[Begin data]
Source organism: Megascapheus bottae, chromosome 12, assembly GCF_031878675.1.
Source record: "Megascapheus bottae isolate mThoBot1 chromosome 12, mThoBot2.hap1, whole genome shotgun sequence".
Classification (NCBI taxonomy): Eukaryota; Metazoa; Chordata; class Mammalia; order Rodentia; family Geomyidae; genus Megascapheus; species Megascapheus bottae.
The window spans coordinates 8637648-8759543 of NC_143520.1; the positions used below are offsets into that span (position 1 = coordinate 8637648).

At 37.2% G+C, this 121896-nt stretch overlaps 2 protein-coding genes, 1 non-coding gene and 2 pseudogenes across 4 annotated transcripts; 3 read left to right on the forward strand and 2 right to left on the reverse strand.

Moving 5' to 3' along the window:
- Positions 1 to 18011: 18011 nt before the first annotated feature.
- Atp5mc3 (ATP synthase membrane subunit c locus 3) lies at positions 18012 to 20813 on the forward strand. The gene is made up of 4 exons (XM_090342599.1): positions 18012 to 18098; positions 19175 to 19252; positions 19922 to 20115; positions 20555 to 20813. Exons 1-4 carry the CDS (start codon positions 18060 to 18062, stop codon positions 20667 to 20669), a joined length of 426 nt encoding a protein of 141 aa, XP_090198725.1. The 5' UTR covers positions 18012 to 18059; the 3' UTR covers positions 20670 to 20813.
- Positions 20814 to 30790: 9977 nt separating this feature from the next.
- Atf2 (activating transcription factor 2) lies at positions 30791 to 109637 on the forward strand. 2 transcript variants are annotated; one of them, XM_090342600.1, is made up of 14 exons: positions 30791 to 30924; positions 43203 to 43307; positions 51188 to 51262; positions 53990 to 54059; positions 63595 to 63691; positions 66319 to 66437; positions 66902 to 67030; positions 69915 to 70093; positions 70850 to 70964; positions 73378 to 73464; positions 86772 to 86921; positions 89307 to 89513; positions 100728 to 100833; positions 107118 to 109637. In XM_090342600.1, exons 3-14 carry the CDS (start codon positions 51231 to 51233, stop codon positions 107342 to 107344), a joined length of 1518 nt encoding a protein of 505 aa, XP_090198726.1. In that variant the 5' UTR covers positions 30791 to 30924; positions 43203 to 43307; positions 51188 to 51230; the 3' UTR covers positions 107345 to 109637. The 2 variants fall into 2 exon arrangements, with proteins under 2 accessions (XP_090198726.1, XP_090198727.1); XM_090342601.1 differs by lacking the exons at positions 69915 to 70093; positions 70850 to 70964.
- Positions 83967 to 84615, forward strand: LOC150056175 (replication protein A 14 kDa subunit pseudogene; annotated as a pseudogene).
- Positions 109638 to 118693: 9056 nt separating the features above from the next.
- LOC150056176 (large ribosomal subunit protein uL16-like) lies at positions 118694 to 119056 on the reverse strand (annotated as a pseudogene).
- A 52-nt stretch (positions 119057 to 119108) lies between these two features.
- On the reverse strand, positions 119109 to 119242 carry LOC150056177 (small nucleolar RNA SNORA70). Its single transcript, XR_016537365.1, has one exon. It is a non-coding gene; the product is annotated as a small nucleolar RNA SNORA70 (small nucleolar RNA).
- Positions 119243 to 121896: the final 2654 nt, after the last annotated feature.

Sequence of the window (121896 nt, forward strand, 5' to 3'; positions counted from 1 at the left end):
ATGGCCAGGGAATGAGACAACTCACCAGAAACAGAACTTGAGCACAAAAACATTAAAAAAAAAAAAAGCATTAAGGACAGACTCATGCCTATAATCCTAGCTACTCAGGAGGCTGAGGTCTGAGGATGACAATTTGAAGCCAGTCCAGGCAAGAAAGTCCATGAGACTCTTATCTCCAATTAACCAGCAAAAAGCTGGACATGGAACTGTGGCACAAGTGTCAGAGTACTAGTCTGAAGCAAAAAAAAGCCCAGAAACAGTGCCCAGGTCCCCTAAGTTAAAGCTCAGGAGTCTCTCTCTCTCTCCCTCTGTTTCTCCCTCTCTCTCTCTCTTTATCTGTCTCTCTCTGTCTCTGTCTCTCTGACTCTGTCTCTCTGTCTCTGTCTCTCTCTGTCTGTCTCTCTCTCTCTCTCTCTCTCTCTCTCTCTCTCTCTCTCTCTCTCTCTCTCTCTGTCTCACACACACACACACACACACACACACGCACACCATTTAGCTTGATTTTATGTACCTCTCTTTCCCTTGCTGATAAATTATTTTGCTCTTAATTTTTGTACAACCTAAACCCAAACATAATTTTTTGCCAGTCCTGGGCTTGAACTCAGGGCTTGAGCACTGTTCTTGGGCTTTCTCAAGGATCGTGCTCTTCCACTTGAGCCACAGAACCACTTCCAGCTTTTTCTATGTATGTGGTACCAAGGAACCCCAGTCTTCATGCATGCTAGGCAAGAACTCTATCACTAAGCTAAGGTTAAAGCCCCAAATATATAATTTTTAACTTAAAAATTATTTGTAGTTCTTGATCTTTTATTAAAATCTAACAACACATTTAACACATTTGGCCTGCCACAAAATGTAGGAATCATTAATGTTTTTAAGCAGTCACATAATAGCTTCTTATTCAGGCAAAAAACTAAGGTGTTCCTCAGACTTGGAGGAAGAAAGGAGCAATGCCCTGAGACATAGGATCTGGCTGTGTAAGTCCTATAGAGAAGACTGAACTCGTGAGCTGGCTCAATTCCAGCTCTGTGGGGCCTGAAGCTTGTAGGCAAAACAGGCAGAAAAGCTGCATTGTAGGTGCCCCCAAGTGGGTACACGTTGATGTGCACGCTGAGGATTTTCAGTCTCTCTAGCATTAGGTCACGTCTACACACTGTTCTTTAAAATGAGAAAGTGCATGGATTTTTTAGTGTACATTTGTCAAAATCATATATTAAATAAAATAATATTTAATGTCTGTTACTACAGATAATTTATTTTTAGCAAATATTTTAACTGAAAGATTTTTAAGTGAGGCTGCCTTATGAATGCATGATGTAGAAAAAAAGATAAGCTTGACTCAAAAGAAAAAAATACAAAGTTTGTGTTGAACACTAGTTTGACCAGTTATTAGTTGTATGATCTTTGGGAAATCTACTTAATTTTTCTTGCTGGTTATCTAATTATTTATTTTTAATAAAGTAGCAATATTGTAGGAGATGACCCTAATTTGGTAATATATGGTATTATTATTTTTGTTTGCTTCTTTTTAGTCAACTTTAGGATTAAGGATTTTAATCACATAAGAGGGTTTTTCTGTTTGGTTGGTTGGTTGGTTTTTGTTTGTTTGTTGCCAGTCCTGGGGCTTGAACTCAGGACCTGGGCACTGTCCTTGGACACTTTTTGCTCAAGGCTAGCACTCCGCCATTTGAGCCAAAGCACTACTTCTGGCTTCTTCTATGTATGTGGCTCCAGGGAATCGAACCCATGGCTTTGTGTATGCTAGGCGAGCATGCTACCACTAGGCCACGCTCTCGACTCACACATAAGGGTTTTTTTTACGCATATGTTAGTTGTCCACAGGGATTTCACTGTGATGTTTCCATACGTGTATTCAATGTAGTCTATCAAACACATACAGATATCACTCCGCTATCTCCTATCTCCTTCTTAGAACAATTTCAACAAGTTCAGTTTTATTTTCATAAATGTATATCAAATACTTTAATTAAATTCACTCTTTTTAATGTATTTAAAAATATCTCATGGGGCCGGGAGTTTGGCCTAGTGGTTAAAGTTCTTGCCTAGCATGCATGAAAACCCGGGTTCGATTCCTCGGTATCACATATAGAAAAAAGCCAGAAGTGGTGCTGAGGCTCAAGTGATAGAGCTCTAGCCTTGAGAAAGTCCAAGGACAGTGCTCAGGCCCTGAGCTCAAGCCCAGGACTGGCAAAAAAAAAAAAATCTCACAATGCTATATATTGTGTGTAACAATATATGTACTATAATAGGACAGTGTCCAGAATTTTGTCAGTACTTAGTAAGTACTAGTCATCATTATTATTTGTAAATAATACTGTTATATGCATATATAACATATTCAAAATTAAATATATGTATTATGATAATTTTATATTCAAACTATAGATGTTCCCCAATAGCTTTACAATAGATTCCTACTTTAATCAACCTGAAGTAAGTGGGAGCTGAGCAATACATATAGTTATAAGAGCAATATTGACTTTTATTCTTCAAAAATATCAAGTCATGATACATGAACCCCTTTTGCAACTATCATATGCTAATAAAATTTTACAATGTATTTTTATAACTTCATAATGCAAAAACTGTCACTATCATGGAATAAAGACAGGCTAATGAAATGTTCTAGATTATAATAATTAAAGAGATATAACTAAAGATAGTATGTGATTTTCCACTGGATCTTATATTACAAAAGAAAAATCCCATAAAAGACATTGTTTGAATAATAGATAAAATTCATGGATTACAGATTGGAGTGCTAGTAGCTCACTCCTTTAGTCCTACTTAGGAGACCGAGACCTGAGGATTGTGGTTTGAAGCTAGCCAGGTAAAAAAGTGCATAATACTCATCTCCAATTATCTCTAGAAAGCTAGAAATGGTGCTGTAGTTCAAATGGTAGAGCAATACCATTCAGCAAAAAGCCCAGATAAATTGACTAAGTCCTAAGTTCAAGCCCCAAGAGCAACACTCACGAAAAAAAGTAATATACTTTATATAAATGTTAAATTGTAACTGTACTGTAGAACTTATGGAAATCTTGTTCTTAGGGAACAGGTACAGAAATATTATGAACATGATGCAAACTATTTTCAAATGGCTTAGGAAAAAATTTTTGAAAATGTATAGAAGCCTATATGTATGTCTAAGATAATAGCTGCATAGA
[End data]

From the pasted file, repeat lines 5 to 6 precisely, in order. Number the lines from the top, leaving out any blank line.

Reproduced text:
At 37.2% G+C, this 121896-nt stretch overlaps 2 protein-coding genes, 1 non-coding gene and 2 pseudogenes across 4 annotated transcripts; 3 read left to right on the forward strand and 2 right to left on the reverse strand.

Moving 5' to 3' along the window: